Pope Francis put the Republican party's orthodoxy in a tizzy last month when he issued his encyclical, "on care for our common home." That message said, that the Earth " … cried out because of the harm we have inflicted on her by our irresponsible use and abuse… ." Saying that degrading the environment is a moral issue, the Pope called for global action to deal with climate change, which he plainly attributed to human activity.
Republicans consider it an article of faith to deny that human activity has anything to do with climate change, largely due to the influence of the energy sector of the economy, and also in part to the issue's association with a very prominent Democrat, Al Gore, and so the responses they offered to the Pope's call were predictable.
Jeb Bush declared, "I don't get economic policy from my bishops or my cardinal or my Pope." Former senator and repeat presidential candidate Rick Santorum went on record, saying that the church should "leave science to scientists," evidently ignorant of the Pope's background as a scientist. Marco Rubio had long been on record as denying the impact of humans on the environment. Texas Sen. Ted Cruz had difficulty with the topic, as his state recently experienced catastrophic flooding. Cruz is on record as saying " ... the global warming alarmists are the equivalent of the flat earthers." Forbes magazine, as conservative a journal as can be found, said of Cruz, "(his) statement is not just wrong: it's also arrogant." Somehow that pretty much summarizes most of the climate deniers running for office. Former preacher Mike Huckabee, whose disagreements with the Pope extend past scientific fact, fired off his reaction to the encyclical. "A beheading is a far greater threat to Americans than a sunburn." At last count, about 9,940 people will die from skin cancer caused by sunburn this year, so assuming Mr. Huckabee was thinking about ISIS, his reckoning is somewhat off the mark by more than 9,930.
In fact, it's very hard to find a serious Republican presidential candidate who actually supports the idea that humankind has anything at all to do with global warming. Ex-New York governor George Pataki might be the only one. He has a better chance of winning the lottery than his party's nomination, so if you're a betting person, you'd be safe betting that the eventual Republican presidential nominee will be at odds with the Pope and the scientific community on at least one issue.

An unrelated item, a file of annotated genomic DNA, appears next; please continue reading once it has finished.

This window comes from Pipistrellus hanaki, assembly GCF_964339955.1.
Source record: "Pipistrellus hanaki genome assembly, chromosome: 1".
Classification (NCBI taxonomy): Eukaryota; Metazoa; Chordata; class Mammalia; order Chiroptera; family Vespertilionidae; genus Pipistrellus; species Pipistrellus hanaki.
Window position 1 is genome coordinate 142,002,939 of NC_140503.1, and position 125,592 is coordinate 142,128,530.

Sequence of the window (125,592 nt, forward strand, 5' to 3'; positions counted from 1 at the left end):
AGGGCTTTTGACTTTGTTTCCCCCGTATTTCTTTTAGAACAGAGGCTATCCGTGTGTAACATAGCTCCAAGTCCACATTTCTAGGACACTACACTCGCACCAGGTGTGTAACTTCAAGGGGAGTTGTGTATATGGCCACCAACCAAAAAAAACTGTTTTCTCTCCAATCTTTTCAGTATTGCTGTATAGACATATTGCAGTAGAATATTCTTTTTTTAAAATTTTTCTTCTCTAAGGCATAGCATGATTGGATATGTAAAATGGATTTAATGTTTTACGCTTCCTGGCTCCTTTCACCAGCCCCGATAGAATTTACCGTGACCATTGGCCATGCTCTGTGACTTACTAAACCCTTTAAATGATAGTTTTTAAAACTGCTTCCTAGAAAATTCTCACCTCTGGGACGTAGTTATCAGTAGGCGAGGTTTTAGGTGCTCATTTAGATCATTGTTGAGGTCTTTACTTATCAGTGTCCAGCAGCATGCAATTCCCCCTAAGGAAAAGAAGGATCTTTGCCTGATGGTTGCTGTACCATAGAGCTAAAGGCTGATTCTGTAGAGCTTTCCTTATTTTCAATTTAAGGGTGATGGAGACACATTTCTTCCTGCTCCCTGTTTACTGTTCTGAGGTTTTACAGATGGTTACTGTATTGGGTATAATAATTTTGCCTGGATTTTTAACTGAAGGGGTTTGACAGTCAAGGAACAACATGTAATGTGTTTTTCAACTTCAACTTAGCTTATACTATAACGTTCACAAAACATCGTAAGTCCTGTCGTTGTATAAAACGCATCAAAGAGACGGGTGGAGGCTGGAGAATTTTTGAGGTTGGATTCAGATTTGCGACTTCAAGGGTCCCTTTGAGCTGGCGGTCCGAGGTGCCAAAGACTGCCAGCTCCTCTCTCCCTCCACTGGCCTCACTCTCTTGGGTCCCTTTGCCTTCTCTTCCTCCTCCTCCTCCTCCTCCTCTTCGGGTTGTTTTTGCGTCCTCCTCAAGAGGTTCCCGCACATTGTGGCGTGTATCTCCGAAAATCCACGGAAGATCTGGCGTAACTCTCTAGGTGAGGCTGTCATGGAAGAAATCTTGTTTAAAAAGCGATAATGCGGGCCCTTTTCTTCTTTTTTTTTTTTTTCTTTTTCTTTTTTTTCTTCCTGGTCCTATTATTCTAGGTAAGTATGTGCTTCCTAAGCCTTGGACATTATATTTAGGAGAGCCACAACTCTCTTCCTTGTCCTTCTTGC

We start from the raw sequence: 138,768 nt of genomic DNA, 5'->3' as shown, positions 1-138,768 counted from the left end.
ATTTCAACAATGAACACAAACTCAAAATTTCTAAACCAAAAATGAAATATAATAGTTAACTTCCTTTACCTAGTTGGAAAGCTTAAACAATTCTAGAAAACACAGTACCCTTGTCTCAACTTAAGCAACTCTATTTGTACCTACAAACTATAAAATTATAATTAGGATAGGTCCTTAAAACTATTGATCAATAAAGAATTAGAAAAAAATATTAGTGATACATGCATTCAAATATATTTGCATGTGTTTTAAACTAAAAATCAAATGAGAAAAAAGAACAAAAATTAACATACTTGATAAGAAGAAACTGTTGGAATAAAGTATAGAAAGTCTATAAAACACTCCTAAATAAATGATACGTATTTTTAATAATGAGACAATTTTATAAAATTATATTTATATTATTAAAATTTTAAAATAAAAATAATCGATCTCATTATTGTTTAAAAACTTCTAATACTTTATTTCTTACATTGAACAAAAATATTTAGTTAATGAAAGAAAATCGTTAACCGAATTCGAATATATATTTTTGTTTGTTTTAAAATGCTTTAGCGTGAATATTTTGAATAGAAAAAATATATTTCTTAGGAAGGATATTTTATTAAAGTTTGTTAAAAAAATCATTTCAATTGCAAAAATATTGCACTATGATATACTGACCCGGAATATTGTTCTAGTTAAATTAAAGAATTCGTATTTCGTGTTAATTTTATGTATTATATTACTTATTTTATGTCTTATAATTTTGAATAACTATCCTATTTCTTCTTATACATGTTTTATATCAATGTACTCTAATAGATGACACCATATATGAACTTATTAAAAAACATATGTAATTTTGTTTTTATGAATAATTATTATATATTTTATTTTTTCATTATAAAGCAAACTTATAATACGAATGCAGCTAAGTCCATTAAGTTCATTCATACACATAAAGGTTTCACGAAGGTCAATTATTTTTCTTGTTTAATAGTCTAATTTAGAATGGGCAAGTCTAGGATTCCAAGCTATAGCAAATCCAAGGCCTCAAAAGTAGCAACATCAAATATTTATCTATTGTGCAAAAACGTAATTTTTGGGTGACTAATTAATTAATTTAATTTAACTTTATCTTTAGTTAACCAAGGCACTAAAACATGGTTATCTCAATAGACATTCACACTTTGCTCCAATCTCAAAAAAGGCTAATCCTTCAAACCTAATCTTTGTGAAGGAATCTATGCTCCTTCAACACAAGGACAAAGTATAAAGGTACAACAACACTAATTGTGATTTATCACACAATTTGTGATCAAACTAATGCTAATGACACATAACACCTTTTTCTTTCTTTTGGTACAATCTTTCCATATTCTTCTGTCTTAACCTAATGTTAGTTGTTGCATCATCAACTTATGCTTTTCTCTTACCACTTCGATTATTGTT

Whether or not you believe that human activity has something to do with climate change, you really cannot deny that politically motivated policy decisions have great impact on the country, and to the degree that those decisions can and do exacerbate or ameliorate the condition of the poor and the planet, those decisions have a moral component that has nothing to do with being a Christian conservative like Huckabee or Carson, a Jewish progressive like Bernie Sanders, or an atheist (no Presidential candidate will admit to being one. It's far better being gay than godless in American politics).
Susan Milligan observed that one Republican, conservative governor Mike Kasich of Ohio, understood that connection between legislation and morality. Kasich's words should be inscribed inside the eyeballs of every candidate for public office, from Presidential candidate to Carroll County Commissioner: "Put yourself in the shoes of a mother and a father of an adult child that is struggling. Walk in somebody else's moccasins. Understand that poverty is real … when you die and get to the meeting with St. Peter, he's probably not going to ask you much about what you did about keeping government small. But he is going to ask you what you did for the poor. You better have a good answer."
For now, the Republican Presidential candidates don't.
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Mitch Edelman writes from Finksburg. Email him at email@example.com